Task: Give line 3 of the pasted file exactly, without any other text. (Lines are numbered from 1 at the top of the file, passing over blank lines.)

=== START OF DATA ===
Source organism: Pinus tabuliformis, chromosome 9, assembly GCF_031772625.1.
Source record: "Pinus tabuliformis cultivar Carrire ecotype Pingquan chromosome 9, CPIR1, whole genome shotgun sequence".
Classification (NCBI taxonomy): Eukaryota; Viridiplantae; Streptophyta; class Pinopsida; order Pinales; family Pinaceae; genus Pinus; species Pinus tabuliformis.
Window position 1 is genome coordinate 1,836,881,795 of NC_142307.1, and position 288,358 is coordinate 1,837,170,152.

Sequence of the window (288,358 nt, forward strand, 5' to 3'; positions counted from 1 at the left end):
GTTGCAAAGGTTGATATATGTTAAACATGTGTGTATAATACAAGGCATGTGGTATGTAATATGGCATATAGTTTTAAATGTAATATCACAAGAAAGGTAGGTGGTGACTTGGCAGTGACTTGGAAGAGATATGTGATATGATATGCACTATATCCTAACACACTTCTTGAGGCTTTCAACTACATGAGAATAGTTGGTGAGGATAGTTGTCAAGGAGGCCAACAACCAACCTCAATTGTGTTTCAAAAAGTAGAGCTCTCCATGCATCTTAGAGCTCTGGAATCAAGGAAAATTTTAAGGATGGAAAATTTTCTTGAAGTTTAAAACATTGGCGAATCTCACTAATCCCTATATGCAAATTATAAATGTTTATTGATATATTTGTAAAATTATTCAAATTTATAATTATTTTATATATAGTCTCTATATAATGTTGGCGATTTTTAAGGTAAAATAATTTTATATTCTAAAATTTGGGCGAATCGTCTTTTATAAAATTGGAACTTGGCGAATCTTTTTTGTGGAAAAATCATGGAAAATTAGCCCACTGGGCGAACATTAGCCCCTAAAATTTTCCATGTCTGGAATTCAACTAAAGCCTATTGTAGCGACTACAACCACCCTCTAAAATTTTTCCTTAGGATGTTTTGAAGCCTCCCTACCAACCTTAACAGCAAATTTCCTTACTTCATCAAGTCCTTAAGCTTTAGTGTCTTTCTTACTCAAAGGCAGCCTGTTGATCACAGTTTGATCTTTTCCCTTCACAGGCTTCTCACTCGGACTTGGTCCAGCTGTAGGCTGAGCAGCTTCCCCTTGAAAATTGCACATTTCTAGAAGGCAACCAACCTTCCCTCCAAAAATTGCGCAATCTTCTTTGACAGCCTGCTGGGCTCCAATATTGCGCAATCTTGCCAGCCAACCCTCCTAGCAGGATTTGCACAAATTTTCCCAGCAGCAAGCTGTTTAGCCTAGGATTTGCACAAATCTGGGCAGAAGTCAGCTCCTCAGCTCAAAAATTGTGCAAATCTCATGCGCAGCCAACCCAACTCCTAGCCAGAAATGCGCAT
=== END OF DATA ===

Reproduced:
Classification (NCBI taxonomy): Eukaryota; Viridiplantae; Streptophyta; class Pinopsida; order Pinales; family Pinaceae; genus Pinus; species Pinus tabuliformis.